“Now it’s like 15 cars can win every race. So you really got to step up your game. It’s a heck of a lot harder to win races, especially when you’re not in the big buck team anymore.”

Still, Bourdais has been on form this year and showcased the glory days once more on Sunday at a track where history is the word most commonly used to describe the place.

It’s another note Bourdais reflected on post-race, the fact his win came at the venerable Mile, his first oval win since that race nine years ago.

“It’s the roots of IndyCar,” he said. “It’s that special oval that nobody likes in the racing business except IndyCar because it fits our racing style. It’s something different.”

Bourdais dominating on an oval is also something different, but was something to behold on Sunday.

Xtreme Outlaw Midget Series triples to 34 races in 2023

Xtreme Outlaw Midget 2023
Xtreme Outlaw Series
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After hosting 10 rounds in 2022, the Xtreme Outlaw Midget Series 2023 schedule will more than triple to 34 races. The 2022 season featured seven different winners in the first seven races, a female racer in Jade Avedisian as the only repeat winner and Zach Daum as the champion.

“Dirt Midget racing is a growing entity in American motorsports, and the Xtreme Outlaw Midget Series presented by Toyota is proud to drive further into the growth of the division with both a diverse and lucrative schedule for 2023,” newly appointed Series Director Tyler Bachman said in a press release. “From the kickoff at our first indoor event, to each of the new tracks we’re set to visit next year, it’s a lineup we know both our teams and fans will enjoy.”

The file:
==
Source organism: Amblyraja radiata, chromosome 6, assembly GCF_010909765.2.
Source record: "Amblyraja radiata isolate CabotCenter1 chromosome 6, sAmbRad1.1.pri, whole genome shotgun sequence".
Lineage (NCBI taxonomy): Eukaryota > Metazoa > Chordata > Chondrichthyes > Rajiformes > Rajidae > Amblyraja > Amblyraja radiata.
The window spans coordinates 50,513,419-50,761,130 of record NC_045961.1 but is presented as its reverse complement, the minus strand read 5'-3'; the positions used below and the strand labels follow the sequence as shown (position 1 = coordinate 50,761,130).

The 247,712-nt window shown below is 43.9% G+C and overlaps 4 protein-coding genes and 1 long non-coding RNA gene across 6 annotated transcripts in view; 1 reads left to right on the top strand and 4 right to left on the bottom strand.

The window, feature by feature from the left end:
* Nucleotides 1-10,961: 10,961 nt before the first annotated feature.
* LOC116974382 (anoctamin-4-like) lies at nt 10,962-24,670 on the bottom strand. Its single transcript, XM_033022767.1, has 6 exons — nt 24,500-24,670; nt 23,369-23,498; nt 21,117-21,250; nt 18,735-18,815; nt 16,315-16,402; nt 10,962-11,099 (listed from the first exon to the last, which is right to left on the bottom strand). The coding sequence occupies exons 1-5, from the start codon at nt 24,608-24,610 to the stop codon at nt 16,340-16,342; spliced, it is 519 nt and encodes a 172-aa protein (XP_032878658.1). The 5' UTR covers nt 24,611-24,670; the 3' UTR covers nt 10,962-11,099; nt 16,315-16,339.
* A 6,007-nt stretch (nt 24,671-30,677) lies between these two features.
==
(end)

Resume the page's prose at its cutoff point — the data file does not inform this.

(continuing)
The championship purse fund has also more than double with an increase of $42,000 to $80,000 in 2023. The champion will win $25,000. Last year, Daum pocketed $10,000.

In addition, the series will offer tow money to the top 12 in points. Six drivers attempted to qualify for all 10 races in 2022 with 89 drivers attending.

The series will begin on March 10 at Southern Illinois Center in Du Quoin, Ill. and end the same place it did in 2022 at I-44 Riverside Speedway in Oklahoma City on October 15.

During the season, they will visit 21 tracks in 10 states.

Some highlights of the season include the Xtreme Outlaw Midget Series pairing up with the World of Outlaws Sprint Cars in 2023 at Federated Auto Parts Raceway at I-55 in Pevely, Mo. in April for the Outlaw Showdown and again in August for the Ironman 55 weekend, as well as the creation of a five-day Midget Speedweek.

The Midget Speedweek will immediately follow the Ironman 55 with a swing through Pennsylvania and New York.

Xtreme Outlaw Midget 2023 Schedule

Friday, March 10 | Southern Illinois Center | Du Quoin, Ill.
Saturday, March 11 | Southern Illinois Center | Du Quoin, Ill.
Friday, March 31 | Farmer City Raceway | Farmer City, Ill.

Saturday, April 1 | Farmer City Raceway | Farmer City, Ill.
Friday, April 14 | Federated AP Raceway at I-55 | Pevely, Mo.
Saturday, April 15 | Federated AP Raceway at I-55 | Pevely, Mo.

Friday, May 5 | Humboldt Speedway | Humboldt, Kan.
Saturday, May 6 | 81 Speedway | Park City, Kan.
Tuesday, May 23 | Millbridge Speedway | Salisbury, N.C.
Wednesday, May 24 | Millbridge Speedway | Salisbury, N.C.

Thursday, June 1 | Tri-City Speedway | Pontoon Beach, Ill.
Friday, June 2 | Wayne County Speedway | Wayne City, Ill.
Saturday, June 3 | Wayne County Speedway | Wayne City, Ill.

Friday, July 21 | TBA
Saturday, July 22 | Southern Illinois Raceway | Marion, Ill.
Friday, July 28 | TBA
Saturday, July 29 | Atomic Speedway | Chillicothe, Ohio
Sunday, July 30 | Brushcreek Motorsports Complex | Peebles, Ohio

Friday, August 4 | Federated AP Raceway at I-55 | Pevely, Mo.
Sat, August 5 | Federated AP Raceway at I-55 | Pevely, Mo.
Tuesday, August 8 | Clyde Martin Memorial Speedway | Newmanstown, Pa.
Wednesday, August 9 | Action Track USA | Kutztown, Pa.
Thursday, August 10 | Linda’s Speedway | Jonestown, Pa.
Friday, August 11 | TBA
Saturday, August 12 | Bridgeport Motorsports Park | Swedesboro, N.J.
Friday, August 25 | Davenport Speedway | Davenport, Iowa
Saturday, August 26 | Davenport Speedway | Davenport, Iowa

Friday, September 1 | Paragon Speedway | Paragon, Ind.
Saturday, September 2 | Paragon Speedway | Paragon, Ind.
Friday, September 15 | Jacksonville Speedway | Jacksonville, Ill.
Saturday, September 16 | Red Hill Raceway | Sumner, Ill.

Friday, October 13 | Port City Raceway | Tulsa, Okla.
Saturday, October 14 | I-44 Riverside Speedway | Oklahoma City, Okla.
Sunday, October 15 | I-44 Riverside Speedway | Oklahoma City, Okla.

* Co-sanctioned with POWRi